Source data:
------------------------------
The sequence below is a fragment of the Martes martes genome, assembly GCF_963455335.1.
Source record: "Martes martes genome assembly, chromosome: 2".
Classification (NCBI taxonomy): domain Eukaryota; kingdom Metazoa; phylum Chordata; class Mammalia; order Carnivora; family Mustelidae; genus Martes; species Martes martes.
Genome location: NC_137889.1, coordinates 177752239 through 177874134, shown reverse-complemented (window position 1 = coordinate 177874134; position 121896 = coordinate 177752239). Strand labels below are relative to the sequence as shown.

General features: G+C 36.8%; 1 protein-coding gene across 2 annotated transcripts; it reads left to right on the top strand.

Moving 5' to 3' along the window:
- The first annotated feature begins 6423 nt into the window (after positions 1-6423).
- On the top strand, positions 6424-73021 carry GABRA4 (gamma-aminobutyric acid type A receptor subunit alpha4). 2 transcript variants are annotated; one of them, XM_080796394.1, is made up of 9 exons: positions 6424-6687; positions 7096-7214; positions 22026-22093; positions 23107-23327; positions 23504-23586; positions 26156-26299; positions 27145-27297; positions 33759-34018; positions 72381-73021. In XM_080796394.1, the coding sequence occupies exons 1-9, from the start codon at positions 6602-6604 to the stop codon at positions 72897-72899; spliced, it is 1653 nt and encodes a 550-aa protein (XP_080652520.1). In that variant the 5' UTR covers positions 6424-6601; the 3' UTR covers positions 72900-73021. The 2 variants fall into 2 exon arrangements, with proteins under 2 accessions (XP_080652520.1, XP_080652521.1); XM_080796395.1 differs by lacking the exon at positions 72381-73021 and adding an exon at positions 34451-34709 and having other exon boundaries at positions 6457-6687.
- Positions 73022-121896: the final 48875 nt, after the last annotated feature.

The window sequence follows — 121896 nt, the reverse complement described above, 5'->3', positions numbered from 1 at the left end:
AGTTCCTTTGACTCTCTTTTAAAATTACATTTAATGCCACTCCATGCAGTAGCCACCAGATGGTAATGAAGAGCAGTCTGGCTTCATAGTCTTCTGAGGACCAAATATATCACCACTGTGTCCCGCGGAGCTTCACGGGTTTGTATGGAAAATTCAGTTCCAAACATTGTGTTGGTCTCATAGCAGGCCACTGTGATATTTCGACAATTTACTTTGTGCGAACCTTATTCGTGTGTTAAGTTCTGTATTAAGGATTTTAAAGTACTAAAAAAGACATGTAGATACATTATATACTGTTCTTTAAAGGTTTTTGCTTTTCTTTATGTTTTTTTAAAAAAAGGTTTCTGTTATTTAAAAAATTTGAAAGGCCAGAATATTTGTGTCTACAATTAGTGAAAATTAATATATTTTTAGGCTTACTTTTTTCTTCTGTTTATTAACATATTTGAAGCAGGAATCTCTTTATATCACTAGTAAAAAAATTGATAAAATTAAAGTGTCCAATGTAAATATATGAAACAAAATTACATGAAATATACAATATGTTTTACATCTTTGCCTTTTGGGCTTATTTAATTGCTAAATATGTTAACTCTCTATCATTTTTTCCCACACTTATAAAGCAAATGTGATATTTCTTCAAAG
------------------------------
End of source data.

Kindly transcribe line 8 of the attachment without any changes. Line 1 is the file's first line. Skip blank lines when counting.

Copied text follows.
- On the top strand, positions 6424-73021 carry GABRA4 (gamma-aminobutyric acid type A receptor subunit alpha4). 2 transcript variants are annotated; one of them, XM_080796394.1, is made up of 9 exons: positions 6424-6687; positions 7096-7214; positions 22026-22093; positions 23107-23327; positions 23504-23586; positions 26156-26299; positions 27145-27297; positions 33759-34018; positions 72381-73021. In XM_080796394.1, the coding sequence occupies exons 1-9, from the start codon at positions 6602-6604 to the stop codon at positions 72897-72899; spliced, it is 1653 nt and encodes a 550-aa protein (XP_080652520.1). In that variant the 5' UTR covers positions 6424-6601; the 3' UTR covers positions 72900-73021. The 2 variants fall into 2 exon arrangements, with proteins under 2 accessions (XP_080652520.1, XP_080652521.1); XM_080796395.1 differs by lacking the exon at positions 72381-73021 and adding an exon at positions 34451-34709 and having other exon boundaries at positions 6457-6687.